Glucose Tolerance Test

Pregnant women can develop a condition known as Gestational Diabetes (diabetes brought on by pregnancy) that can cause risk to both mother and baby. A glucose tolerance test is a common types of testing for potential gestational diabetes.

There are several tests intended to identify gestational diabetes in pregnant women. The first, called the Glucose Challenge Screening, is a preliminary screening test performed between 26-28 weeks. If a woman tests positive during this screening test, the second test, called the Glucose Tolerance Test, may be performed. This test will diagnose whether diabetes exists or not by indicating whether or not the body is using glucose (a type of sugar) effectively.

The Glucose Challenge Screening is now considered to be a standard test performed during the early part of the third trimester of pregnancy.

What is the Glucose Challenge Screening Test?

No preparation is required prior to the test. During the test, the mother is asked to drink a sweet liquid (glucose) and then will have blood drawn one hour from having the drink, as blood glucose levels normally peak within one hour. No fasting is required prior to this test.

The test evaluates how your body processes sugar. A high level in your blood may indicate that your body is not processing sugar effectively (positive test). If the results of this screen are positive, the woman may have the Glucose Tolerance Test performed. It is important to note that not all women who test positive for the Glucose Challenge Screening test are found to have diabetes upon further diagnosis.

What is the Glucose Tolerance Test?

Prior to the taking the glucose tolerance test, your doctor will ask you to make sure that you are eating at least 150mg of carbohydrates for three days prior to the time you will be asked to fast (about what you will get from a slice or two of bread). You will not be permitted to eat or drink anything but sips of water for 14 hours prior to the test, so it is best to schedule the test for first thing in the morning. Additionally, you should plan to have someone drive you to and from the test, since your energy levels may be low and there is a slight possibility of experiencing light headedness.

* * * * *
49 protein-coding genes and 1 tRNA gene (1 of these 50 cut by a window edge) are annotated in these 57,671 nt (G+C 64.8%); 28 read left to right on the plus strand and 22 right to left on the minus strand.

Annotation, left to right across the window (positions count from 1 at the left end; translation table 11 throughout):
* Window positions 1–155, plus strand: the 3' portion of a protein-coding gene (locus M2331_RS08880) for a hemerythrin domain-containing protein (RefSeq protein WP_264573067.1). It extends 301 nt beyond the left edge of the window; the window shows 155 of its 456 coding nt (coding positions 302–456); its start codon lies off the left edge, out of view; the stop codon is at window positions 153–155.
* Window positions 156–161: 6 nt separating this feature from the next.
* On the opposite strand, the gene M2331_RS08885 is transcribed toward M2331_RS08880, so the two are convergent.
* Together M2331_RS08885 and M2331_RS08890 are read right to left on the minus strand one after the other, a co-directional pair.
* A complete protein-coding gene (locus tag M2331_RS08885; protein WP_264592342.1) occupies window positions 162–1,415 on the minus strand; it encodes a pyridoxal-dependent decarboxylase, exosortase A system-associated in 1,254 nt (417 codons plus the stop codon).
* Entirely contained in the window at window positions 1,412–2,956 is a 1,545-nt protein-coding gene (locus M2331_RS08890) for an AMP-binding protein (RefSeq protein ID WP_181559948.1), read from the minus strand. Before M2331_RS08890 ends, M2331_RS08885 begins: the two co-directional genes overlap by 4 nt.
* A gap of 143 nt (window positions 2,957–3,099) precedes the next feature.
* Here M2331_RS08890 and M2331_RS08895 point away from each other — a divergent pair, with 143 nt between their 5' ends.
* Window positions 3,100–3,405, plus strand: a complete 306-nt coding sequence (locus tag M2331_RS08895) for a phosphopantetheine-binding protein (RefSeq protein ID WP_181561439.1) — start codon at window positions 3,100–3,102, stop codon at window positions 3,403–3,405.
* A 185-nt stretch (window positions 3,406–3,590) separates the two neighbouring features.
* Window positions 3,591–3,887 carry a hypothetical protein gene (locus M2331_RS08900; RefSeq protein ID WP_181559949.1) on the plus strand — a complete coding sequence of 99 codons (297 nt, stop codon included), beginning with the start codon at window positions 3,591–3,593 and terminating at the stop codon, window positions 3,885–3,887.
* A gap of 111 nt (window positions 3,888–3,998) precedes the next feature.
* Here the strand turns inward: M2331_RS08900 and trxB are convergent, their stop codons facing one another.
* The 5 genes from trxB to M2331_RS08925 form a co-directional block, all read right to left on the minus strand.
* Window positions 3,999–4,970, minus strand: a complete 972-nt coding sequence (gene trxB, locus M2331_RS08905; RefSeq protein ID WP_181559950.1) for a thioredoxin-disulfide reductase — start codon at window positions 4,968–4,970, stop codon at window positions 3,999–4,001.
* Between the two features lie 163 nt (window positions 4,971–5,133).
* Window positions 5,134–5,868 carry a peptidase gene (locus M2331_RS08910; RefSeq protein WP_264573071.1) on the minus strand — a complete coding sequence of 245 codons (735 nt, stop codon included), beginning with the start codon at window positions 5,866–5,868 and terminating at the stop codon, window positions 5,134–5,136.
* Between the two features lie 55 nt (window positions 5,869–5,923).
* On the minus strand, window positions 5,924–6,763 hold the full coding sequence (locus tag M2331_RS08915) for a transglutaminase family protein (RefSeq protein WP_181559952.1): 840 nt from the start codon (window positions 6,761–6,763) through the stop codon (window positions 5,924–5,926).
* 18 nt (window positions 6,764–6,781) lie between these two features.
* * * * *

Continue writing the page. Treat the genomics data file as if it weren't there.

When you arrive, the technician will draw blood to measure your baseline “fasting blood glucose level”. You will be asked to drink a larger volume (or more concentrated solution) of the glucose drink than was used in the initial Glucose Challenge Screening test. Your blood will be drawn and tested every hour for the next three hours.

The following are the values that the American Diabetes Association considers to be abnormal during the Glucose Tolerance Test:

 

Interval Abnormal reading
Fasting 95 mg/dl or higher
One hour 180 mg/dl or higher
Two hours 155 mg/dl or higher
Three hours 140 mg/dl or higher

What if my Glucose Tolerance Test Results are Abnormal?

If only one of your readings comes back abnormal, your doctor may suggest some changes to your diet and/or test you again later in the pregnancy. If two or more of your readings come back abnormal, you’ll be diagnosed with Gestational Diabetes and your doctor or midwife will talk to you about a treatment plan. Treating diabetes during pregnancy is extremely important to protect the health of both mother and baby.

Last Updated: 08/2007


Compiled using information from the following sources:

American Diabetes Association, http://www.diabetes.org

Emedicine, http://www.emedicine.com

National Institute of Diabetes and Digestive and Kidney Diseases, http://www.niddk.nih.gov